Works to clear the surrounding land and demolish a relatively small number of adjacent buildings were complete by 2003. A large borehole was dug to allow a disassembled Tunnel Boring Machine to be installed underground and the new metro tunnels to be dug. The borehole was retained and later converted into a new passenger entrance for the station. There were several weekends of closures on the line to allow the existing lines to be connected to the new platforms. Once Metro 4 was back in operation, works to construct the new Metro 2/3 alignment began. These were somewhat easier due to having only to connect the new lines to the old in tunnels at one end.

Once the stability of the ground was assured, the westernmost platforms of the old station were closed and most of the old surface tracks were removed in preparation for re-alignment, along with the through tracks' viaduct. A trench around five meters below street level and around a kilometre long for the tracks was dug along with the foundations of a new main entrance at this level. At the same time, the junctions north and south of the station were remodelled to allow the flyunders needed to reach the lower level.

The lower level platforms and trackwork were in place by March 2005 along with the easternmost foundations for the roof. The initial work to build the upper level over these new platforms now began; it would be necessary to complete this before trains and passengers could use the tracks below. The design called for a series of individual viaducts for each pair of tracks/platforms, rather than a continuous floor; this would save weight, allow construction in stages and allow natural light to reach the lower levels.

One this work was complete, the new entrance was fitted out and a limited number of through services could run again via the new alignment. The old platforms were now closed and the southern approaches removed to be replaced by offices and amenities. The existing tracks were raised three meters to align with the new upper level and remodelled into terminating platforms. Finally the roof and the new eastern entrance could be completed. Now came the task of building the rest of the upper level. This would, in addition to constructing the rest of the viaducts extending beyond the station, mean relaying several kilometers of track and instilling new catenary and switches. The area inside the station was left in order to complete the roof works before track and fitting out was installed. The roof was completed on May 16th 2007 and the station basically complete in February of the following year. Passenger trials indicated only minor amendments were necessary and the new station saw full services resume following a grand opening on April 5th 2008.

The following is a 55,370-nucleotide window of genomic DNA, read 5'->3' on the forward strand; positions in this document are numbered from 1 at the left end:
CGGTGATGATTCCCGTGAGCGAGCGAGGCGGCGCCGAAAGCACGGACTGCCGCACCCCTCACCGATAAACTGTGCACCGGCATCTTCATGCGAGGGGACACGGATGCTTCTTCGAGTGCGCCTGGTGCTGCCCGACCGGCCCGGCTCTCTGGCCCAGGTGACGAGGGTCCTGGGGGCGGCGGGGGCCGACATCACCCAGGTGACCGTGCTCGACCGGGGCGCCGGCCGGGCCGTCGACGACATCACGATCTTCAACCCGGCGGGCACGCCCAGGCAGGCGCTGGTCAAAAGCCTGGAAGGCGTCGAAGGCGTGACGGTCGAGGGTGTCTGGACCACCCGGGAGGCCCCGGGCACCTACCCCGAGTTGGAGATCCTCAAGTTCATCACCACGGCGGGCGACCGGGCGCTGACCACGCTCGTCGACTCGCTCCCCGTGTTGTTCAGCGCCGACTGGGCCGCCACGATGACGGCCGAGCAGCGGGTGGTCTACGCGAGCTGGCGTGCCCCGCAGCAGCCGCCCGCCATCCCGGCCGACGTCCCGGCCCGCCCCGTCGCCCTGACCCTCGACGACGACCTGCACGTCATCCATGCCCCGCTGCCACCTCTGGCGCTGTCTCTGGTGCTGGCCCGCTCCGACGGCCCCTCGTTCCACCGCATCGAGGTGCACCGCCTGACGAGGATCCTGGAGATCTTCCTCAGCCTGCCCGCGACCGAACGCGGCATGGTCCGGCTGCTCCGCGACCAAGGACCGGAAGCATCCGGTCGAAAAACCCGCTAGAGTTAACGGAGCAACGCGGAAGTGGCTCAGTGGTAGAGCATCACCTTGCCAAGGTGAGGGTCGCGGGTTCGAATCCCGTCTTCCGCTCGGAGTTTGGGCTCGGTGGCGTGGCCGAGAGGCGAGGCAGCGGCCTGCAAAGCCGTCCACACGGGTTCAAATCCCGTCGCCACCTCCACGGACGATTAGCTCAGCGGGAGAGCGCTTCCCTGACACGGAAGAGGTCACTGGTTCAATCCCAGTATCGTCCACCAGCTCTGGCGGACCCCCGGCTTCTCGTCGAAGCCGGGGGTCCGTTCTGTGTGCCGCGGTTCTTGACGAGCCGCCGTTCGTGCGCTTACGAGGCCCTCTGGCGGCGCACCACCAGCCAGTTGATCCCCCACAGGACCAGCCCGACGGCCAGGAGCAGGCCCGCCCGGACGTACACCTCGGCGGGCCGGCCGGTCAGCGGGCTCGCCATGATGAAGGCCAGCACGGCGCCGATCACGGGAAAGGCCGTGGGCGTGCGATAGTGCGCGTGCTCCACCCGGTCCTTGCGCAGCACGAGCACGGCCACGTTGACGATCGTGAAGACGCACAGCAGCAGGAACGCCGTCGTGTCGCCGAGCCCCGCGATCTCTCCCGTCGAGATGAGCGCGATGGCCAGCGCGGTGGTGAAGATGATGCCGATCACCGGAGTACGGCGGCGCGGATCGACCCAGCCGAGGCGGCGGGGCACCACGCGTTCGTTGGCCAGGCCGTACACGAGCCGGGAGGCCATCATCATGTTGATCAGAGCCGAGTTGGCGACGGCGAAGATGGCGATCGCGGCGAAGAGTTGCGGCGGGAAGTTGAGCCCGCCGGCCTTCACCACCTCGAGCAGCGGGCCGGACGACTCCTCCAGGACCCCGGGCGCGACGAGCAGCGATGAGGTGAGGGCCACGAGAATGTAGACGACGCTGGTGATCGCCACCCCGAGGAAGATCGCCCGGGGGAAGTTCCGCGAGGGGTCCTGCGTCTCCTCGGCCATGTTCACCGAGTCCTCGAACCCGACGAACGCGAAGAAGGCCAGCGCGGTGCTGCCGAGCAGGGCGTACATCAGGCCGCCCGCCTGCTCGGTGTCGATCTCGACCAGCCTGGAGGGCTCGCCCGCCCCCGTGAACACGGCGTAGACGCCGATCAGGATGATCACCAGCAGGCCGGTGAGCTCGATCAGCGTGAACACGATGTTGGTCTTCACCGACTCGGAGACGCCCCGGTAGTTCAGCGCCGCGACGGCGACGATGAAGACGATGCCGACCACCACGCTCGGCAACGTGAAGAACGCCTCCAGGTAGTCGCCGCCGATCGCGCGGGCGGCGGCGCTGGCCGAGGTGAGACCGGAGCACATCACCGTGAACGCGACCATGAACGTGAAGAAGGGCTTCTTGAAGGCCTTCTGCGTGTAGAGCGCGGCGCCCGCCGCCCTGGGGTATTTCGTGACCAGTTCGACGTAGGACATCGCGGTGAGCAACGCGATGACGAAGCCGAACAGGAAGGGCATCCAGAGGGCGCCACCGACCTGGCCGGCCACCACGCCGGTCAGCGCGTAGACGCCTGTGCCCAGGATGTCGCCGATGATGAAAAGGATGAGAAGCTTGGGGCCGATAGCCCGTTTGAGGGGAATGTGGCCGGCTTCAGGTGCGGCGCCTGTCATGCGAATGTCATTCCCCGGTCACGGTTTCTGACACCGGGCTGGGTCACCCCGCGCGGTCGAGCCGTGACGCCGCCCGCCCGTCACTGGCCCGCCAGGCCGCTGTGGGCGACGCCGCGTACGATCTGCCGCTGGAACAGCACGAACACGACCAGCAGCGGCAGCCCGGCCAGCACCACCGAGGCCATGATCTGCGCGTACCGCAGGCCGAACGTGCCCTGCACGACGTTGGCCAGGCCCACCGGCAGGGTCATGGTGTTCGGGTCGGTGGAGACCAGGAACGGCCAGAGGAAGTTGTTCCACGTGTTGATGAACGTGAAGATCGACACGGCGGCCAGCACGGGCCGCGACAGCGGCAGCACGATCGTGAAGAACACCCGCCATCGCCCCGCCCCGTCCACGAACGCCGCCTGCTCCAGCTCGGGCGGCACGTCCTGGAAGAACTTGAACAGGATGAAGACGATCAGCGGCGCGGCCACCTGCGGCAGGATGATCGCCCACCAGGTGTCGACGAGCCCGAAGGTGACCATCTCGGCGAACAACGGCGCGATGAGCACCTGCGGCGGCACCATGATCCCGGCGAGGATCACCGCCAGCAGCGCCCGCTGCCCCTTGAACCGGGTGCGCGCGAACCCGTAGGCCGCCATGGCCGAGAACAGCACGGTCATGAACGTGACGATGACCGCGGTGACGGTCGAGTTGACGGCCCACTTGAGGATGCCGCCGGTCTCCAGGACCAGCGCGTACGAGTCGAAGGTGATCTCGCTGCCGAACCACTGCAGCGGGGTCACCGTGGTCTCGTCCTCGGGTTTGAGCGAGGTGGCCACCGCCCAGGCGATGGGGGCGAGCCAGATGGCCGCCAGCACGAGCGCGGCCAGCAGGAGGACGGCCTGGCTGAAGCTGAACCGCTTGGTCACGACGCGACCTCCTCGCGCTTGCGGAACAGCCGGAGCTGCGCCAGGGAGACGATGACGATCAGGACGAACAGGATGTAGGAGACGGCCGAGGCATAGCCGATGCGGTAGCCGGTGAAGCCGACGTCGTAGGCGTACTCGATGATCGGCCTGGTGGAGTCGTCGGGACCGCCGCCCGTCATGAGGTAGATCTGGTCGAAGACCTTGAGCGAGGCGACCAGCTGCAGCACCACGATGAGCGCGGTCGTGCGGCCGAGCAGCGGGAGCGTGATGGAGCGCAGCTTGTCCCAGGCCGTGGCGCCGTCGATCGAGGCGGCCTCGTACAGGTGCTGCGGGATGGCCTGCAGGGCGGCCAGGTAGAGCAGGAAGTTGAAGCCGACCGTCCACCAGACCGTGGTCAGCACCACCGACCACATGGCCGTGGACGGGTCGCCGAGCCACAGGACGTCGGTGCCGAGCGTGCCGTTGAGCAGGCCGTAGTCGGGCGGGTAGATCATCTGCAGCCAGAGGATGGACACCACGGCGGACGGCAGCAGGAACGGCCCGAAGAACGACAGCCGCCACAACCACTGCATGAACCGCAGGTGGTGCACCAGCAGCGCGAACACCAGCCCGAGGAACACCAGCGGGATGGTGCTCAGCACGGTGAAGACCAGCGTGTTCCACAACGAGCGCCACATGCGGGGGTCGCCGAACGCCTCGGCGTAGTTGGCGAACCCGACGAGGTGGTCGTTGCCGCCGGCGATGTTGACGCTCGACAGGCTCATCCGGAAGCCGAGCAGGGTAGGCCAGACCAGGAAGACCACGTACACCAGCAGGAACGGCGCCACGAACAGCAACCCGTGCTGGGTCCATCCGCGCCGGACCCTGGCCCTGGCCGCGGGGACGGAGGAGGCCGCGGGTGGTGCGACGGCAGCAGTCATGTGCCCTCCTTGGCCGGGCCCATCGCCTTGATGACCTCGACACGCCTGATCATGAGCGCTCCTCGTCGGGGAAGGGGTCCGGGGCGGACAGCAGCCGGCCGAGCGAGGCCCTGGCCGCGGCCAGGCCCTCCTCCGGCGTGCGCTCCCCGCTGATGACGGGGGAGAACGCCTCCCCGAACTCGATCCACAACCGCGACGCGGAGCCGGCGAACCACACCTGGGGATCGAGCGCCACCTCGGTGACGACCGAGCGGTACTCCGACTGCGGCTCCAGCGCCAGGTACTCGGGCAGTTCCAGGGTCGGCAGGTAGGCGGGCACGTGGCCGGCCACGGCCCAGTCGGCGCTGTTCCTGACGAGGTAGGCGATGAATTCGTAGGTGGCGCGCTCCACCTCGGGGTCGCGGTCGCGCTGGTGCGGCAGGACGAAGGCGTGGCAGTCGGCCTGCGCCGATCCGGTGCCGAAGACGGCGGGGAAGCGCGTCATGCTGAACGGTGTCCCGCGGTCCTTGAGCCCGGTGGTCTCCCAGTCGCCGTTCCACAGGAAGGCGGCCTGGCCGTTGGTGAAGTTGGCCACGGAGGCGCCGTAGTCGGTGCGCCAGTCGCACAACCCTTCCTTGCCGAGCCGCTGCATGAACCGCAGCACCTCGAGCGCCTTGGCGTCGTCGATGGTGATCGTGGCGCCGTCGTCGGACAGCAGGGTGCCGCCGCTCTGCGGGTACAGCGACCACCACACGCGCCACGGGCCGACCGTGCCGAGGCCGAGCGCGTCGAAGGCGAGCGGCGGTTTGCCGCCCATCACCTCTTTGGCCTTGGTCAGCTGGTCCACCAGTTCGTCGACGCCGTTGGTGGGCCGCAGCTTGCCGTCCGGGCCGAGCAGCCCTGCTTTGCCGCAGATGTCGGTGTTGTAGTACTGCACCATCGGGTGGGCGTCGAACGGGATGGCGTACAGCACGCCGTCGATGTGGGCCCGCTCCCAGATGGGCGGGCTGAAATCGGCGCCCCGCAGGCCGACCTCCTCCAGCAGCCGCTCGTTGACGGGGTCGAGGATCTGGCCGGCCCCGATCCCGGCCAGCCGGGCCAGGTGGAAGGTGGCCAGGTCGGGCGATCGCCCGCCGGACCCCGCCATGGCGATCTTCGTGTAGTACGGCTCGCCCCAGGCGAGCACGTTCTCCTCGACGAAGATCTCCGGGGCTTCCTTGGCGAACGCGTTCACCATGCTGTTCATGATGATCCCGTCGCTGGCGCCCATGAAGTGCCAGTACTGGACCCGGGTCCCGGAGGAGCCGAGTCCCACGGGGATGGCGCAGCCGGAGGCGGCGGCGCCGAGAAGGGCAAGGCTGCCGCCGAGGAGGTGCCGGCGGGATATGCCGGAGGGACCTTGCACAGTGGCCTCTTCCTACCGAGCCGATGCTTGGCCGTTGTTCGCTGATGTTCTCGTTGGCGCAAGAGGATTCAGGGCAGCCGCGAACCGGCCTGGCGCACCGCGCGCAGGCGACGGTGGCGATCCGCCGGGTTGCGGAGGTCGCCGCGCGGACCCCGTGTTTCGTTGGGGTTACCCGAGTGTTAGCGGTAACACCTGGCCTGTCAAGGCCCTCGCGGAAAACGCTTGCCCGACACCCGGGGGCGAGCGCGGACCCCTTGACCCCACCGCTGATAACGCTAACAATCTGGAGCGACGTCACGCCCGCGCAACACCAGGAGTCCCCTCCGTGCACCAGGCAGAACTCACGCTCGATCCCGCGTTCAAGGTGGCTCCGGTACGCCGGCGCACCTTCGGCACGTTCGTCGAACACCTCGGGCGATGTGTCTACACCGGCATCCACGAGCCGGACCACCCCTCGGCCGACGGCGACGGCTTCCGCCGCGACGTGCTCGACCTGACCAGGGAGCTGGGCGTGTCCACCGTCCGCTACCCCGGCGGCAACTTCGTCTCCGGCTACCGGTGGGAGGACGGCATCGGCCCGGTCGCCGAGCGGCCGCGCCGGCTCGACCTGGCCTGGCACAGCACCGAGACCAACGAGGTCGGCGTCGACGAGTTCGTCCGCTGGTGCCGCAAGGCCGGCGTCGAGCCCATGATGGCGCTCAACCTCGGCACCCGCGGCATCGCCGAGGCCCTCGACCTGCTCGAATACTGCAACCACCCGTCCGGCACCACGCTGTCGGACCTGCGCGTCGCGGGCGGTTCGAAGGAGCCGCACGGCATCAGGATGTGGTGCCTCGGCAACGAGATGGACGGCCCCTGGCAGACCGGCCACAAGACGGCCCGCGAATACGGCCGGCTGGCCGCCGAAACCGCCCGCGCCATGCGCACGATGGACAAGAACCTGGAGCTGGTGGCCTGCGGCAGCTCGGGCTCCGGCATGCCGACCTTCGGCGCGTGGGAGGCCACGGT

The upper level platforms are numbered 1-11 and have a large set of switches to the south to allow trains to either cross the Vaina or enter the Sudtjaam approaches. Lower level platforms are numbered 20-28. The easternmost four are for the exclusive use of the Metro lines 2 and 3 as these use a different voltage and current collection system. The centre pair of tracks lie in a short tunnel to the north and south where they rejoin the upper level mainline tracks, as do the easternmost pair, however immediately south of the station these join the upper level tracks leading to the Sudtjaam terminus. The Line 4 underground platforms are numbered U1-U4 to avoid confusion and have no physical connection to any other tracks at the station.

There have been some criticisms that the station is still some distance away from the city centre, but there are other rail services using the more central cross-city link tunnel, and the Kastjaam is well served by trams and buses heading into the main city area.

The mainline and Metro 2/3 tracks are laid with Karolian broad gauge track (1514mm). The surface lines are electrified with 25kV overhead lines, whilst the Metro is third rail DC. The Line 4 tracks are laid with standard gauge and third rail power.


The main effect of the station has been to greatly increase the capacity on all routes into the city.

The upper level is used by long- and medium-distance trains, including Karolian High-Speed sets.

The lower level is used by Regio and S-Raud trains.

The station is served by the following services:

  • Intercity Express HS1
  • Intercity Express HS2
  • Intercity Express HS3
  • Intercity Express HS4
  • Intercity Express HS5
  • Intercity Express HS8
  • IC15
  • IC16
  • IC22
  • IC30
  • RE1
  • RE2
  • RE3
  • RE5
  • R12
  • R13
  • R15
  • S1
  • S2
  • S3
  • S11
  • S20
  • S21

Museum train

A short single-track heritage railway connecting the lower level to the Museum of Science and Technology is operated most days during peak season by historical locomotives of Karolia. The broad-gauge track is unelectrified and has no physical connection through the station to the main lines.